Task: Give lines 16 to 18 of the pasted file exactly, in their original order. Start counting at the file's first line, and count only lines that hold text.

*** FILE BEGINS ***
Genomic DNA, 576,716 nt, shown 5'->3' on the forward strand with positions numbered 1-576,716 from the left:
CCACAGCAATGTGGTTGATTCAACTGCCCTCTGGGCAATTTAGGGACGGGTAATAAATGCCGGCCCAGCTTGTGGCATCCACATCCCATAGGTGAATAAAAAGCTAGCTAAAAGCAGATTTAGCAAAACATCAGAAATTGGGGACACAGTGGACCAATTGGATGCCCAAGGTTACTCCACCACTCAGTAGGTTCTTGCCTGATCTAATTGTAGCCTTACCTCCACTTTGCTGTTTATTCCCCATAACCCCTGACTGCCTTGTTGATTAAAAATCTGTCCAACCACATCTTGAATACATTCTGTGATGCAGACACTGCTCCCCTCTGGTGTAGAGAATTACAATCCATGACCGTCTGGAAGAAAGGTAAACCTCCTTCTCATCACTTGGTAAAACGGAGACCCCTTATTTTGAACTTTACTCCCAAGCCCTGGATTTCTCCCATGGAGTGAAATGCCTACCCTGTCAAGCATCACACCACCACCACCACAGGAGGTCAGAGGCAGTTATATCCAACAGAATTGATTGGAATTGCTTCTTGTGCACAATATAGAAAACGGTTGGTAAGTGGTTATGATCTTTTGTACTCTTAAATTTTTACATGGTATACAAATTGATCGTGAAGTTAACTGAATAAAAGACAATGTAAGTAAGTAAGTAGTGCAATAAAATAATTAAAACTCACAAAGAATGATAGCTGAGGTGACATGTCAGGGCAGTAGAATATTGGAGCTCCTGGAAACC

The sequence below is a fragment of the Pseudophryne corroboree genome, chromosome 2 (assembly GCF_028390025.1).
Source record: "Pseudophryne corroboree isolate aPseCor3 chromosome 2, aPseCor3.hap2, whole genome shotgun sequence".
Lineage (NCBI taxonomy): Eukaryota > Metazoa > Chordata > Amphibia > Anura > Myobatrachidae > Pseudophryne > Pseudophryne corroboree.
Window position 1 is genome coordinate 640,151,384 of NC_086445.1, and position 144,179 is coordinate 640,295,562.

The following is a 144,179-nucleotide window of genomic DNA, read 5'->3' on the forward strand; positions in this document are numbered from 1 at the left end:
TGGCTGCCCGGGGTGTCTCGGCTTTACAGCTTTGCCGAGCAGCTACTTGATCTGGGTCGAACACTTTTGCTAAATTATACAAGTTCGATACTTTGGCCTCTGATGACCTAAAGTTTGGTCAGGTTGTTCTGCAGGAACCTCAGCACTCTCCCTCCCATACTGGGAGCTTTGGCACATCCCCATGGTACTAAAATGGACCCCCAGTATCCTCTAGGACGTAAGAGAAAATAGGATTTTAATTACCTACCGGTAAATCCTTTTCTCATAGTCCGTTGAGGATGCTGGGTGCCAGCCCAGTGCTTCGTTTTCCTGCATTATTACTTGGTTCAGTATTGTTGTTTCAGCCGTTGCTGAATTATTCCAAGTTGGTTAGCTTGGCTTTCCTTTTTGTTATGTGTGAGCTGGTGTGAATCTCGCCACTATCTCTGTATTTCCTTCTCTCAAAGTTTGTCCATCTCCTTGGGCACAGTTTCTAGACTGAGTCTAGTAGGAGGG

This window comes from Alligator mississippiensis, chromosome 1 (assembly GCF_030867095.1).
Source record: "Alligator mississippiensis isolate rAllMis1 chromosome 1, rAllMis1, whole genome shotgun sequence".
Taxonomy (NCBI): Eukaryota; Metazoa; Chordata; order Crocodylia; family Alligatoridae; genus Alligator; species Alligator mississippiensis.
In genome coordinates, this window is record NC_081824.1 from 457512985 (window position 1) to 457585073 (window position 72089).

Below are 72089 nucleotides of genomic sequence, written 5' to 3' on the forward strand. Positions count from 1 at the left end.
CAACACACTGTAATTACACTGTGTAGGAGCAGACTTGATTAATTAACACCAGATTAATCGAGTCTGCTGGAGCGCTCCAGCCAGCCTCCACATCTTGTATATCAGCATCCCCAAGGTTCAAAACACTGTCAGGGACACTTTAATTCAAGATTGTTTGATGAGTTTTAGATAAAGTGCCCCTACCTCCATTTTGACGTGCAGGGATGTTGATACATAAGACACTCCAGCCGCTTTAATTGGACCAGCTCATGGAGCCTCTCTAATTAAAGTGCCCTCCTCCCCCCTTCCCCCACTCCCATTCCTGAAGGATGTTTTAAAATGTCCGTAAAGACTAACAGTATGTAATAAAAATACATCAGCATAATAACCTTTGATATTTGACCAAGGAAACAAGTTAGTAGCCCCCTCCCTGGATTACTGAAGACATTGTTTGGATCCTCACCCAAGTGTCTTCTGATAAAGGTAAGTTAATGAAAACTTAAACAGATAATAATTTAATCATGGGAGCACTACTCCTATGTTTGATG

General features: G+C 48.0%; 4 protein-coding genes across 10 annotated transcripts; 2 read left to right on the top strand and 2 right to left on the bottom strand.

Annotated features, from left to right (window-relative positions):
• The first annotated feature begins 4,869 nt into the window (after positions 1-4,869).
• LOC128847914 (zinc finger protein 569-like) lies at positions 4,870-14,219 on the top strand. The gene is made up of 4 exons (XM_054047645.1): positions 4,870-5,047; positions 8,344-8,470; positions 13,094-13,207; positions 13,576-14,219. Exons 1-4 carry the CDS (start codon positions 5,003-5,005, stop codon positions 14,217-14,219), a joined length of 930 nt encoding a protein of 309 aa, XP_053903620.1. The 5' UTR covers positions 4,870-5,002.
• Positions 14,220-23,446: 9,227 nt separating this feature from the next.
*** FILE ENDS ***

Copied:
Annotated features, from left to right (window-relative positions):
• The first annotated feature begins 4,869 nt into the window (after positions 1-4,869).
• LOC128847914 (zinc finger protein 569-like) lies at positions 4,870-14,219 on the top strand. The gene is made up of 4 exons (XM_054047645.1): positions 4,870-5,047; positions 8,344-8,470; positions 13,094-13,207; positions 13,576-14,219. Exons 1-4 carry the CDS (start codon positions 5,003-5,005, stop codon positions 14,217-14,219), a joined length of 930 nt encoding a protein of 309 aa, XP_053903620.1. The 5' UTR covers positions 4,870-5,002.